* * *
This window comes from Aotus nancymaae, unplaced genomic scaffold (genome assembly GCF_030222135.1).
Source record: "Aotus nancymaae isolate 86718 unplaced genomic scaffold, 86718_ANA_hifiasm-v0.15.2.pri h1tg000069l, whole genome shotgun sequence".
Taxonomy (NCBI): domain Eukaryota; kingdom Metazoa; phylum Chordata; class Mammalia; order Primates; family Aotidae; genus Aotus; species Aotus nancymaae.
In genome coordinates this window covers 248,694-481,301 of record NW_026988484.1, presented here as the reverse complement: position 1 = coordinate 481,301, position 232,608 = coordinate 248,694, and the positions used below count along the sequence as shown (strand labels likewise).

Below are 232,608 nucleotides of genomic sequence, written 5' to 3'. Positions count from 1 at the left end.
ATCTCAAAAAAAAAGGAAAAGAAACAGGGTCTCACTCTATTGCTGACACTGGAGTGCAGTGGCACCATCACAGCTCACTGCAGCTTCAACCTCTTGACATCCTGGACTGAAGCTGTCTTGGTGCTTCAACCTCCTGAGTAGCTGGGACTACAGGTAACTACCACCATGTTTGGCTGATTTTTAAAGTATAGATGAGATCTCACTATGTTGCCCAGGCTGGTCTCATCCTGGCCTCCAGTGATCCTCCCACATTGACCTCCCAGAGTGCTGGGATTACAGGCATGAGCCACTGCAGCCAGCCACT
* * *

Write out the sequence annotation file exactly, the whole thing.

This window comes from Aotus nancymaae, unplaced genomic scaffold (genome assembly GCF_030222135.1).
Source record: "Aotus nancymaae isolate 86718 unplaced genomic scaffold, 86718_ANA_hifiasm-v0.15.2.pri h1tg000069l, whole genome shotgun sequence".
Taxonomy (NCBI): domain Eukaryota; kingdom Metazoa; phylum Chordata; class Mammalia; order Primates; family Aotidae; genus Aotus; species Aotus nancymaae.
In genome coordinates this window covers 248,694-481,301 of record NW_026988484.1, presented here as the reverse complement: position 1 = coordinate 481,301, position 232,608 = coordinate 248,694, and the positions used below count along the sequence as shown (strand labels likewise).

Below are 232,608 nucleotides of genomic sequence, written 5' to 3'. Positions count from 1 at the left end.
ATCTCAAAAAAAAAGGAAAAGAAACAGGGTCTCACTCTATTGCTGACACTGGAGTGCAGTGGCACCATCACAGCTCACTGCAGCTTCAACCTCTTGACATCCTGGACTGAAGCTGTCTTGGTGCTTCAACCTCCTGAGTAGCTGGGACTACAGGTAACTACCACCATGTTTGGCTGATTTTTAAAGTATAGATGAGATCTCACTATGTTGCCCAGGCTGGTCTCATCCTGGCCTCCAGTGATCCTCCCACATTGACCTCCCAGAGTGCTGGGATTACAGGCATGAGCCACTGCAGCCAGCCACT